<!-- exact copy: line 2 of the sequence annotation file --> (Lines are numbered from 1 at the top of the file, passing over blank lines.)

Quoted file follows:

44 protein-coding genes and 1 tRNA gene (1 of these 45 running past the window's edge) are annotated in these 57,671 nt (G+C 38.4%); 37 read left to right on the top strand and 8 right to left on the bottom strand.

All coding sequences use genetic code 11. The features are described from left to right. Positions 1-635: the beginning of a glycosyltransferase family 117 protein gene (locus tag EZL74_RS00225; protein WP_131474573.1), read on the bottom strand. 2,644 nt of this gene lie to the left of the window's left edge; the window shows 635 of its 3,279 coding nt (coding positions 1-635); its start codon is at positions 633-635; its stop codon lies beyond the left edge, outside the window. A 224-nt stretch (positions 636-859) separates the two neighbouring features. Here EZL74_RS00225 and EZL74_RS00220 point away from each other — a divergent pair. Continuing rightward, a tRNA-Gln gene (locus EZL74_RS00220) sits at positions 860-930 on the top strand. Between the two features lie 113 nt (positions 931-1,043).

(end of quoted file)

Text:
All coding sequences use genetic code 11. The features are described from left to right. Positions 1-635: the beginning of a glycosyltransferase family 117 protein gene (locus tag EZL74_RS00225; protein WP_131474573.1), read on the bottom strand. 2,644 nt of this gene lie to the left of the window's left edge; the window shows 635 of its 3,279 coding nt (coding positions 1-635); its start codon is at positions 633-635; its stop codon lies beyond the left edge, outside the window. A 224-nt stretch (positions 636-859) separates the two neighbouring features. Here EZL74_RS00225 and EZL74_RS00220 point away from each other — a divergent pair. Continuing rightward, a tRNA-Gln gene (locus EZL74_RS00220) sits at positions 860-930 on the top strand. Between the two features lie 113 nt (positions 931-1,043).